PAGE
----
Myth 3: Jaynes was an “ethnocentrist.”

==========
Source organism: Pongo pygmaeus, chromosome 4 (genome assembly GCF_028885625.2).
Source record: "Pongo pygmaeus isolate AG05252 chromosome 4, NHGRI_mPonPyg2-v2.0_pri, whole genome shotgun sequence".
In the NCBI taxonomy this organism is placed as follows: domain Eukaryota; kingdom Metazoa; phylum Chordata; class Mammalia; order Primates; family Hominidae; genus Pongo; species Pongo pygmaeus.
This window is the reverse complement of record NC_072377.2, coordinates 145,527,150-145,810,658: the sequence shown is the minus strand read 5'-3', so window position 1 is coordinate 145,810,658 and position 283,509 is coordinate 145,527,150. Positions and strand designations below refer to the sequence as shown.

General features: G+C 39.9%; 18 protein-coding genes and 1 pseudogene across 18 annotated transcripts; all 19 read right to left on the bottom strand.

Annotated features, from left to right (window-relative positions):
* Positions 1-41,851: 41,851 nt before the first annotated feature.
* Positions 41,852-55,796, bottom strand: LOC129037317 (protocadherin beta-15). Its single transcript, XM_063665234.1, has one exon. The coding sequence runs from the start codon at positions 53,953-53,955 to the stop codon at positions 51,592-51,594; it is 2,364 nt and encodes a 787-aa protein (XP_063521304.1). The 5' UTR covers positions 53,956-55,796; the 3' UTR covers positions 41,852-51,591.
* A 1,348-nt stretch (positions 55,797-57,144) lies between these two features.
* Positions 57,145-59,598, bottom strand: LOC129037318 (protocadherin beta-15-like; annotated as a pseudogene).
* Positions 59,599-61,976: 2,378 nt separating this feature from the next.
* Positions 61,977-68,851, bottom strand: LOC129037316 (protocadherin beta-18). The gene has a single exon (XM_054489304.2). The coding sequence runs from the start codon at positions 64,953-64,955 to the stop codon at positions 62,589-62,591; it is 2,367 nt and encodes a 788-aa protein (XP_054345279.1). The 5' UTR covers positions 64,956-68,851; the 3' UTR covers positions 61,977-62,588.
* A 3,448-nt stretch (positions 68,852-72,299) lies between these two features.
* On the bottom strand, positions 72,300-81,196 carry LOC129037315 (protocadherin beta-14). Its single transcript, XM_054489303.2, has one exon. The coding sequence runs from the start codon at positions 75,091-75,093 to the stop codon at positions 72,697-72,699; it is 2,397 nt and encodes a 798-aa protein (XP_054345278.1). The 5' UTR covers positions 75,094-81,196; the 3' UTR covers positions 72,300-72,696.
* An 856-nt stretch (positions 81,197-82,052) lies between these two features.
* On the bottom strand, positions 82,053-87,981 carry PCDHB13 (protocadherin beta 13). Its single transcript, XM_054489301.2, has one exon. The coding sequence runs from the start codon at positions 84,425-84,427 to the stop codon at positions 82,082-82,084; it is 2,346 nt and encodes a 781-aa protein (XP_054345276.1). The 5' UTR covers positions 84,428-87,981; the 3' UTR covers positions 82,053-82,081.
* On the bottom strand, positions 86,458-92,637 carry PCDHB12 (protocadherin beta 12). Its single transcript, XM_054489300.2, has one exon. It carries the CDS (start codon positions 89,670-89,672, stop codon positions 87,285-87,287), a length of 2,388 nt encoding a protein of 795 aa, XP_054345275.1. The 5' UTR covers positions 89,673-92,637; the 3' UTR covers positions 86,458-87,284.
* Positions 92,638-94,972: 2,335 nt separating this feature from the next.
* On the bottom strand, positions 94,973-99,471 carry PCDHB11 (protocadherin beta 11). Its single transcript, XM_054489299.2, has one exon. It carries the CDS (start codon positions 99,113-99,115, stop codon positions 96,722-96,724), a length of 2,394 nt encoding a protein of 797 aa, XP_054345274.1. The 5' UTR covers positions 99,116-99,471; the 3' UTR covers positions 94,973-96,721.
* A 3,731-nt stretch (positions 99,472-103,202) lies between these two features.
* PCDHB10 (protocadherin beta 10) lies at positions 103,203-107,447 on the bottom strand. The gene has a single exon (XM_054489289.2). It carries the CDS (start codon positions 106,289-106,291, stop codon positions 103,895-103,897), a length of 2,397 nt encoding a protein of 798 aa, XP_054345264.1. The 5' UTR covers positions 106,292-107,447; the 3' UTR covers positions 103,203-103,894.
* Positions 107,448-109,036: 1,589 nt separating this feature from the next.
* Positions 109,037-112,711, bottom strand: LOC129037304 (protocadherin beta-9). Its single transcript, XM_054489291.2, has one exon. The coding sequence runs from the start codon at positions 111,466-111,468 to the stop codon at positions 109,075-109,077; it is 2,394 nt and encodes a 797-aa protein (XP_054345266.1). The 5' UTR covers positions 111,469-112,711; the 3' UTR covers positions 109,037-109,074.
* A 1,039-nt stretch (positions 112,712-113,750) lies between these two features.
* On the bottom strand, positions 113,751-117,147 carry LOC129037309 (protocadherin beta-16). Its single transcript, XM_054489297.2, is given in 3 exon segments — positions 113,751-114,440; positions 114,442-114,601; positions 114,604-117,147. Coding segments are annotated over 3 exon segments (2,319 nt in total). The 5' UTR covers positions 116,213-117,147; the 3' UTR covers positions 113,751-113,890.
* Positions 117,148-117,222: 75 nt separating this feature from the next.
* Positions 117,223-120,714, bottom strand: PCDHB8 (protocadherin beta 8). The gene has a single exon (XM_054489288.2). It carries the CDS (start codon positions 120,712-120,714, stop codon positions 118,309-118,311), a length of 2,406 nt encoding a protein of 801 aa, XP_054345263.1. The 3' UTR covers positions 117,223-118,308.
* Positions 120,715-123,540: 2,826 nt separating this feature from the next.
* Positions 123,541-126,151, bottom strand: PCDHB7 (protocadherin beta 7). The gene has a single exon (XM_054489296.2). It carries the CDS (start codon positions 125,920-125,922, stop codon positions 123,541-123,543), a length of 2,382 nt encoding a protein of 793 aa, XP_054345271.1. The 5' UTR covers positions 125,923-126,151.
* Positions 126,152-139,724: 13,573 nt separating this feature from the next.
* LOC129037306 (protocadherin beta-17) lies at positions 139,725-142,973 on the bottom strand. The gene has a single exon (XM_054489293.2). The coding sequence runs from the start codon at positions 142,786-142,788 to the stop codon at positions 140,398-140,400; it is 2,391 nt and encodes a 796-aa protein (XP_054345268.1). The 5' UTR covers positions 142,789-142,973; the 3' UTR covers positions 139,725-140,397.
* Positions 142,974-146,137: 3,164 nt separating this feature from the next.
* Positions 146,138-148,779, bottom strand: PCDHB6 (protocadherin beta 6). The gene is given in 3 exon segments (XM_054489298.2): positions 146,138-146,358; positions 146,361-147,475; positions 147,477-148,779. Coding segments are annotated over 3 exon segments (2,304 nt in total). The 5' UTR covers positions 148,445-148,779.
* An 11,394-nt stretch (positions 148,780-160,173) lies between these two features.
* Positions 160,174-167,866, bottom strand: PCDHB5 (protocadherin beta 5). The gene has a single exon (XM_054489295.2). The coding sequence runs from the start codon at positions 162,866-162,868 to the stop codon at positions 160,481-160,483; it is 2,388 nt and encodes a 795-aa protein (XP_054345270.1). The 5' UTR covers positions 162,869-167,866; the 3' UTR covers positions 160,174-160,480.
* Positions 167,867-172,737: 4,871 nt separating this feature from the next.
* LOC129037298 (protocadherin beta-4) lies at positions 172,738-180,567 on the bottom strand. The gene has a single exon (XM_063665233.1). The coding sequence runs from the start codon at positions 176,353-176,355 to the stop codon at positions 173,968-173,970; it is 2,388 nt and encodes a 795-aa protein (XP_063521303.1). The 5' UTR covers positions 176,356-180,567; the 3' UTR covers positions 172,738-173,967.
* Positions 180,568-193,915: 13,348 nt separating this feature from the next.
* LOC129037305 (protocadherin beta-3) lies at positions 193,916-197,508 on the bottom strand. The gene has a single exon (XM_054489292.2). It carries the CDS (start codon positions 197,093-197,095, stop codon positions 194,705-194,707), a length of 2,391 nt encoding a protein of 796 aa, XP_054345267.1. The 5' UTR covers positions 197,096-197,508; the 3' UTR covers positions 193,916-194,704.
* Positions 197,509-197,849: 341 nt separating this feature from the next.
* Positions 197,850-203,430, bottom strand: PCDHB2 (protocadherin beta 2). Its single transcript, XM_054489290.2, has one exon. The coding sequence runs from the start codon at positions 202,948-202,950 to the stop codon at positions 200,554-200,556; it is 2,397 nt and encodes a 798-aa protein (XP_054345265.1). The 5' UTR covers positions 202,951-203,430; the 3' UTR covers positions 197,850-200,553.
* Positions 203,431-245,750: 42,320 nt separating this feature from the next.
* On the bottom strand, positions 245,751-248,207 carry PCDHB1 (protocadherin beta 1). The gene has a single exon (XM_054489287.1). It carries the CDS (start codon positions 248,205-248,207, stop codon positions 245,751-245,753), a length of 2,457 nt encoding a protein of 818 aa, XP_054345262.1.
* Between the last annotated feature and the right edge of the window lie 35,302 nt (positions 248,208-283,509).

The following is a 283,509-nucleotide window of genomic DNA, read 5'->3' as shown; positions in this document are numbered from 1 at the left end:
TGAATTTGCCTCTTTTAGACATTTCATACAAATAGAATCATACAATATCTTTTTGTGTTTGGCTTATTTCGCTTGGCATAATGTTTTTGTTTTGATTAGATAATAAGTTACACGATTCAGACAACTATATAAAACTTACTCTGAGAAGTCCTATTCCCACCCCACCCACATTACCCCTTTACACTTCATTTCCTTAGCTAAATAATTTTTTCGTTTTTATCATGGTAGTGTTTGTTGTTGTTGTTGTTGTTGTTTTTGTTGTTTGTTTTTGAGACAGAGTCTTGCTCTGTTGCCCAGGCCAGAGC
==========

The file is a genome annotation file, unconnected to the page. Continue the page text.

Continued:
Fact: This origin of this misconception is particularly confusing. A definition of ethnocentrist is: “the tendency to evaluate other groups according to the values and standards of one’s own ethnic group, especially with the conviction that one’s own ethnic group is superior to the other groups.” This myth probably arose with individuals who did not read Jaynes’s book but skimmed it or read summaries which mistakenly lead them to believe Jaynes based his entire argument on ancient Greece. Jaynes focuses on Greece because the oldest reliable writing (the Iliad) comes from Greece. He also examines the evidence for his theory in ancient Egypt, Mesopotamia, and Mesoamerica. He did not know Chinese so he could not evaluate the evidence for the transition from bicamerality to consciousness in ancient China. However, this has been done by Dr. Michael Carr (see Reflections on the Dawn of Consciousness, pgs. 343-416). More recently, Todd Gibson has documented evidence for the transition from bicamerality to consciousness in ancient Tibet (see Gods, Voices and the Bicameral Mind, Chapters 14 & 15). Similar evidence for vestiges of bicameralism can be seen in nearly all pre-literate or pre-modern societies (Lévy-Bruhl, 1926). The fact that some cultures value trance states and hallucinatory experiences is evidence for Jaynes’s theory, not against it (specifically his third hypothesis), as is sometimes argued. The transition from bicamerality to consciousness took place at different times in different places around the world. Furthermore, nothing about Jaynes’s theory implies the superiority of one culture over another.